Meaning of ORDER in English

ORDER

I. or ‧ der 1 S1 W1 /ˈɔːdə $ ˈɔːrdər/ BrE AmE noun

[ Word Family: noun : ↑ order ≠ ↑ disorder , ↑ ordering ; adjective : ↑ ordered ≠ ↑ disordered , ↑ orderly ≠ ↑ disorderly ; verb : ↑ order ]

[ Date: 1200-1300 ; Language: Old French ; Origin: ordre , from Latin ordo 'arrangement, group' ]

1 . FOR A PURPOSE

a) in order to do something for the purpose of doing something:

Samuel trained every day in order to improve his performance.

In order to understand how the human body works, you need to have some knowledge of chemistry.

b) in order for/that formal so that something can happen or so that someone can do something:

Sunlight is needed in order for the process of photosynthesis to take place in plants.

2 . ARRANGEMENT [uncountable and countable] the way that things or events are arranged in relation to each other, so that one thing is first, another thing is second etc SYN sequence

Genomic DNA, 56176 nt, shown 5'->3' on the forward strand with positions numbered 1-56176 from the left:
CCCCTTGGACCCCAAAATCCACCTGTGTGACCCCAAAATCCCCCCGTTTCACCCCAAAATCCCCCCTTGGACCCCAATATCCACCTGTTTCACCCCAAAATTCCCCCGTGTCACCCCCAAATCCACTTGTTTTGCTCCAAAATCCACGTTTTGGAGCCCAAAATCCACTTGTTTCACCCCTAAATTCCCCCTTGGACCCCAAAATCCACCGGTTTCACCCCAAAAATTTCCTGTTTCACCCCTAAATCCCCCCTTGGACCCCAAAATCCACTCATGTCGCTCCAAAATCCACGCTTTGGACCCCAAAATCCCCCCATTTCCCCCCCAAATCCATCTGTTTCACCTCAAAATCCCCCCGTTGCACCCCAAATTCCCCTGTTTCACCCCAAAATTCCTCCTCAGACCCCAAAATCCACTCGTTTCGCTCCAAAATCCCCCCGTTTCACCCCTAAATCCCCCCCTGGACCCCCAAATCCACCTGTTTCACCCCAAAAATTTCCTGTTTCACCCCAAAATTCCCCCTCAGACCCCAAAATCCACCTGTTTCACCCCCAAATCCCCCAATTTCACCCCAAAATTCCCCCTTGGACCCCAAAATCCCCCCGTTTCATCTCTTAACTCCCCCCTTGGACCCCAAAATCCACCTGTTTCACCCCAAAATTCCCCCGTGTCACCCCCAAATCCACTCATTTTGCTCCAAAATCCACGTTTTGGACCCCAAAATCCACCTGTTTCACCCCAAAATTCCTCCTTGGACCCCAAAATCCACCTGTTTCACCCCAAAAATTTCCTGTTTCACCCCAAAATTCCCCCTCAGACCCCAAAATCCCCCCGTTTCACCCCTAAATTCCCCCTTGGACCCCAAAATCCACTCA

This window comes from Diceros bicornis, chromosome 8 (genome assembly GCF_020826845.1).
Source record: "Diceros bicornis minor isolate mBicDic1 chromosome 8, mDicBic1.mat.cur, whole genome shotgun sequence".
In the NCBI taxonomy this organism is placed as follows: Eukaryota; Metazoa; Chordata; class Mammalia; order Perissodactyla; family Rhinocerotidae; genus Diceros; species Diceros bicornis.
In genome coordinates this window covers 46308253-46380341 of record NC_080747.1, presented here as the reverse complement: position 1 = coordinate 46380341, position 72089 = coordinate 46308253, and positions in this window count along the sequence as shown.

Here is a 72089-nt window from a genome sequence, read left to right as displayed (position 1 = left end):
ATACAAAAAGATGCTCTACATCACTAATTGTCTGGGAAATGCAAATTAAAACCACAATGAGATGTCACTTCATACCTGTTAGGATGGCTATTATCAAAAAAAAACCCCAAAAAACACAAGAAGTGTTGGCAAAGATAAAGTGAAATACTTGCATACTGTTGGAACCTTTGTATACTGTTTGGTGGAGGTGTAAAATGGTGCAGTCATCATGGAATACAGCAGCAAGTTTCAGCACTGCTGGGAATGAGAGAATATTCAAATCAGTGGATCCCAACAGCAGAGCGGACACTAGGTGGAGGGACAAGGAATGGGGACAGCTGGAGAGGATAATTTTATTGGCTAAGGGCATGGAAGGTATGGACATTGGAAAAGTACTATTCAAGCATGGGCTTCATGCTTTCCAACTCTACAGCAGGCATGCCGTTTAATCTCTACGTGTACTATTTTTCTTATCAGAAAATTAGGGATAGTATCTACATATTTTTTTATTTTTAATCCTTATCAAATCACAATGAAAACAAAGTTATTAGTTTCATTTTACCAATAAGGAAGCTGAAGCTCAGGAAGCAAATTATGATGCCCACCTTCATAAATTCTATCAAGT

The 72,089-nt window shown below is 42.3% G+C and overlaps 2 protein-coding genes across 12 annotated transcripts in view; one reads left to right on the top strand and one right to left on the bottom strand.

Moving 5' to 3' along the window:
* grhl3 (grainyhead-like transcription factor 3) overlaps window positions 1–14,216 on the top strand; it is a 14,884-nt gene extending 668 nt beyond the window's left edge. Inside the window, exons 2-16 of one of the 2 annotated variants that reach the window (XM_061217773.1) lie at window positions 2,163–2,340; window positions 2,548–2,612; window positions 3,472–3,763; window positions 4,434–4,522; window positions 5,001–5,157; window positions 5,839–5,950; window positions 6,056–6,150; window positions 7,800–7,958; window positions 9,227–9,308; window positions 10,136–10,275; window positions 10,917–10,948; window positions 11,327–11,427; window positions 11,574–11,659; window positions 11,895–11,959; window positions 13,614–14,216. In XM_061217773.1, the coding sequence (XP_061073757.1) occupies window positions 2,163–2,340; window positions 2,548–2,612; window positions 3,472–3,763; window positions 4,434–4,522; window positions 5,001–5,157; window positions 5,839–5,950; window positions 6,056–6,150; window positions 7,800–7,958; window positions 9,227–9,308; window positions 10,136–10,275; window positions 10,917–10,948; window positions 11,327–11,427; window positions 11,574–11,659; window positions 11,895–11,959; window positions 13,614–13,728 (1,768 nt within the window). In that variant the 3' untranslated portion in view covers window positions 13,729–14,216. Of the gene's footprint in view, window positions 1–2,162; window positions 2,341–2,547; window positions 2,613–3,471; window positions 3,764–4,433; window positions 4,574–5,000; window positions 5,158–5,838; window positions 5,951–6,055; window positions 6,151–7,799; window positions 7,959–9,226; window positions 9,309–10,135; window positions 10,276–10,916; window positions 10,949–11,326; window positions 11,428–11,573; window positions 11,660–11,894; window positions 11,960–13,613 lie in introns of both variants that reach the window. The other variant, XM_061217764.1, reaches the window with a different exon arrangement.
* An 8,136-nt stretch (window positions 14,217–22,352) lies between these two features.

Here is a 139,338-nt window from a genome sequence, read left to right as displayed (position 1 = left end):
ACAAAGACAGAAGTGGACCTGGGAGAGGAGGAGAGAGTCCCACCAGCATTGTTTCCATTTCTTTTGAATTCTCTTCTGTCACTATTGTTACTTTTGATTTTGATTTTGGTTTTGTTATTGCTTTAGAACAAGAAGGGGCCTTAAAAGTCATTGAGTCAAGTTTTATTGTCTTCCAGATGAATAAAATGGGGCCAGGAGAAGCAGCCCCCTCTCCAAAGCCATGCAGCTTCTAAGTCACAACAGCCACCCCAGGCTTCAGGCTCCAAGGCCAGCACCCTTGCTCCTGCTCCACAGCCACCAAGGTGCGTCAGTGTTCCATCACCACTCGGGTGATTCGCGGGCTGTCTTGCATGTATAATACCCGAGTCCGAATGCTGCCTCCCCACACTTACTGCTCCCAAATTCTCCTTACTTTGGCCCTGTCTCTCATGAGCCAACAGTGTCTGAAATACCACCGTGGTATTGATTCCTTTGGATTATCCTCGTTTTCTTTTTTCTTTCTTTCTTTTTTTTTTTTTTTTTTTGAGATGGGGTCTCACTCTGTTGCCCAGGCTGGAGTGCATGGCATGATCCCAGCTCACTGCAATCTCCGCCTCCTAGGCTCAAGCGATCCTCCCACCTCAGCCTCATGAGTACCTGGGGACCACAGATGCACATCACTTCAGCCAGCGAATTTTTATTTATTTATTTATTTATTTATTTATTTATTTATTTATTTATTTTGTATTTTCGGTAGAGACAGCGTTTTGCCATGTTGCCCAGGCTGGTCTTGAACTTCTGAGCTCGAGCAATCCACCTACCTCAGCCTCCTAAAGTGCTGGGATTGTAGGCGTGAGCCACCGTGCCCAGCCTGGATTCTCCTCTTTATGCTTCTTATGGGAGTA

in the right/correct order

Make sure that you put the books back in the right order.

out of order/in the wrong order

The files are all out of order

in order (=one after another, according to a plan)

Then they call out our names in order and we answer yes or no.

in alphabetical order

Their names are arranged in alphabetical order.

in order of importance/difficulty etc

The cities are listed in order of importance.

Students learn the verbs in order of difficulty.

in ascending/descending order (=starting with the lowest or highest number)

The prices are given in ascending order.

in reverse order

She read out the names in reverse order.

There seemed to be no logical order to the sections.

3 . INSTRUCTION [countable usually plural] an instruction to do something that is given by someone in authority

order to do something

The captain had to give the order to abandon ship.

under orders (from somebody) (to do something)

She is under orders to have a complete rest.

on sb’s orders

He was thrown into the river on the emperor’s orders.

by order of somebody

The company cannot be identified by order of the court.

4 . CONTROLLED SITUATION [uncountable] a situation in which rules are obeyed and authority is respected: